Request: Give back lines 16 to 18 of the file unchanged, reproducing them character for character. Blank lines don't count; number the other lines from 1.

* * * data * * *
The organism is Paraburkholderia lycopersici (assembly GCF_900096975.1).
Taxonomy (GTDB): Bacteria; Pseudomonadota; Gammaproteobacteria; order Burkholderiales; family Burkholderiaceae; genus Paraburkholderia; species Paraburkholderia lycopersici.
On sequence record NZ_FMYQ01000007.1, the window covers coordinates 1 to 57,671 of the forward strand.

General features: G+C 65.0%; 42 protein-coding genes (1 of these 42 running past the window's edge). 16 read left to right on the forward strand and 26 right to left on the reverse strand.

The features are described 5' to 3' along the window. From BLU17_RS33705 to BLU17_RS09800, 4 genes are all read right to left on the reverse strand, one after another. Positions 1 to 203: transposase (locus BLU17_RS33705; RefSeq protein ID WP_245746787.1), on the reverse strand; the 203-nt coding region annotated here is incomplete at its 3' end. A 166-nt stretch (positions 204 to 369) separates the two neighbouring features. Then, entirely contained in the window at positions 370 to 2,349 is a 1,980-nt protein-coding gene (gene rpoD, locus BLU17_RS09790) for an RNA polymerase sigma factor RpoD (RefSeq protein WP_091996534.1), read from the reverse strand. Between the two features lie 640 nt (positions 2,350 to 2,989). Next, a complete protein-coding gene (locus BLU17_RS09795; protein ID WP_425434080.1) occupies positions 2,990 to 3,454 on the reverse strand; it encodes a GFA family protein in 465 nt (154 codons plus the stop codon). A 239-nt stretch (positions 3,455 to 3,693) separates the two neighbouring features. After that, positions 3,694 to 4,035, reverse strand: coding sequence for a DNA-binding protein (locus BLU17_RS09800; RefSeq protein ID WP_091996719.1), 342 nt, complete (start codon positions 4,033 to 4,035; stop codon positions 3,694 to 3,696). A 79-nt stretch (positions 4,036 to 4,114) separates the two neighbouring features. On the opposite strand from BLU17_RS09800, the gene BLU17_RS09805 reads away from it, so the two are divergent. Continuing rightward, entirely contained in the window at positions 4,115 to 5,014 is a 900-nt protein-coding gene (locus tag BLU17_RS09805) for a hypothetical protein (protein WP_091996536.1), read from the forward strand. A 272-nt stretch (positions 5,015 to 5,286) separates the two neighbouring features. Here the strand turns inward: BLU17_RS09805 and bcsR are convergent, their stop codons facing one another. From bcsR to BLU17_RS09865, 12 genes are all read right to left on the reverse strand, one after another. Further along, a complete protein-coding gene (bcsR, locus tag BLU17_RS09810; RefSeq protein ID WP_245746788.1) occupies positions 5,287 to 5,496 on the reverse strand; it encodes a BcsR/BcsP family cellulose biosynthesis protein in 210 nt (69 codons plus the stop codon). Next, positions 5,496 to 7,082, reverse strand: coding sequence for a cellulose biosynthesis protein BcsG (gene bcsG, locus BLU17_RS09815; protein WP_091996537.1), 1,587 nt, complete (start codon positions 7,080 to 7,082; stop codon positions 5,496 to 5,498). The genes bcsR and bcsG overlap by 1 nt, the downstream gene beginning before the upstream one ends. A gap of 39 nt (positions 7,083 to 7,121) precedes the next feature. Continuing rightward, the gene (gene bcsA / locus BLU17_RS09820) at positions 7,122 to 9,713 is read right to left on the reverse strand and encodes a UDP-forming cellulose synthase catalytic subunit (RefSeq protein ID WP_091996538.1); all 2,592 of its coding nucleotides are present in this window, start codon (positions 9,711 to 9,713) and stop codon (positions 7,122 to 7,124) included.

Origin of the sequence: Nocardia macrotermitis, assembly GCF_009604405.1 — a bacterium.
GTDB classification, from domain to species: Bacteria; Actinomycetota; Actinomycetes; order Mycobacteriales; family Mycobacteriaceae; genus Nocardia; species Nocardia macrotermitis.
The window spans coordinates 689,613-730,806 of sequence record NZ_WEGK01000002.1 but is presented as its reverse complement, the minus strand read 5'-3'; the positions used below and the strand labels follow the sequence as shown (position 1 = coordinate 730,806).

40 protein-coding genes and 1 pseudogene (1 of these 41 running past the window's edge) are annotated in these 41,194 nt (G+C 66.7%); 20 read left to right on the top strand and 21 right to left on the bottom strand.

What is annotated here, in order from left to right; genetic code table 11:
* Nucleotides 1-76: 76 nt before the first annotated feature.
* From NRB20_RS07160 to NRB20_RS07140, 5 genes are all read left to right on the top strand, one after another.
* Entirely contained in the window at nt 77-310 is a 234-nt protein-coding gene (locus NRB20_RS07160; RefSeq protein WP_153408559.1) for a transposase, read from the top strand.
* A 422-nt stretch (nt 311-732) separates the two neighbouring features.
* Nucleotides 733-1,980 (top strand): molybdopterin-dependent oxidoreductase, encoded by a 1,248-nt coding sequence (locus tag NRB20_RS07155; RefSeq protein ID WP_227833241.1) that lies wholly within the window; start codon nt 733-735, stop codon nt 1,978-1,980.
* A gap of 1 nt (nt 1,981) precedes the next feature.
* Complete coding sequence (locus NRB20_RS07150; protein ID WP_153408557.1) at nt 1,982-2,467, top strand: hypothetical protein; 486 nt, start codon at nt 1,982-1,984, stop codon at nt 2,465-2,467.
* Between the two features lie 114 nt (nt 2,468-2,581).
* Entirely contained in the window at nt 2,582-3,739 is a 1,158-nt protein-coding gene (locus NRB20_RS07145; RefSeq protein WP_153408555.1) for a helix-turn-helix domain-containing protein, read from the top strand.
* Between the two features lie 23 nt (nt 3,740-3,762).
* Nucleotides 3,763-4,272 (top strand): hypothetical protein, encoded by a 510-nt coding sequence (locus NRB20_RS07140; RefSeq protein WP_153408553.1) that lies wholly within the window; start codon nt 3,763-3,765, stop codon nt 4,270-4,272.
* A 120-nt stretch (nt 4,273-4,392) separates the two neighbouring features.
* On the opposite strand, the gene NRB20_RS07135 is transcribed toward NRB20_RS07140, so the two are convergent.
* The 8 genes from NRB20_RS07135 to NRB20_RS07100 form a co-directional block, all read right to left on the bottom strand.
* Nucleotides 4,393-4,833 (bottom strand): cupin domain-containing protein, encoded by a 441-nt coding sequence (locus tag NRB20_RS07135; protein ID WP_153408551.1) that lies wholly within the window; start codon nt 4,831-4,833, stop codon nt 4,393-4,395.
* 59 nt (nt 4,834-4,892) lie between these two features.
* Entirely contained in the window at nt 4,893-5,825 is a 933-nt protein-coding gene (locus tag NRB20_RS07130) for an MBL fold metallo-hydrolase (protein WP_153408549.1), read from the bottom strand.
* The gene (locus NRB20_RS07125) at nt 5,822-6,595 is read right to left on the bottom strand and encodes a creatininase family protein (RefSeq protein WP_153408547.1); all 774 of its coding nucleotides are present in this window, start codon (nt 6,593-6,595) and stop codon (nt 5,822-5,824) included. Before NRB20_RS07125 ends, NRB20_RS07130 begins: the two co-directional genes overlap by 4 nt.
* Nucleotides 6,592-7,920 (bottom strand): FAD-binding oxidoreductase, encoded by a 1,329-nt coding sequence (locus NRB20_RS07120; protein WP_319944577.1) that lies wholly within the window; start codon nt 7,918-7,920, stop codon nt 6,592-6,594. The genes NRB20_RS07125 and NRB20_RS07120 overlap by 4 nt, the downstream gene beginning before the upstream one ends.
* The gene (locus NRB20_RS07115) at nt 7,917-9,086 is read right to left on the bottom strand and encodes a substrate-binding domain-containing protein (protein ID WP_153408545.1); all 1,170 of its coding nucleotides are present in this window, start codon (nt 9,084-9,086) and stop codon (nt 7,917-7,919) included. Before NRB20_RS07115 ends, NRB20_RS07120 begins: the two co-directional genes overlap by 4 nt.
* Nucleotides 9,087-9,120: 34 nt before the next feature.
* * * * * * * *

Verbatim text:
* A gap of 1 nt (nt 1,981) precedes the next feature.
* Complete coding sequence (locus NRB20_RS07150; protein ID WP_153408557.1) at nt 1,982-2,467, top strand: hypothetical protein; 486 nt, start codon at nt 1,982-1,984, stop codon at nt 2,465-2,467.
* Between the two features lie 114 nt (nt 2,468-2,581).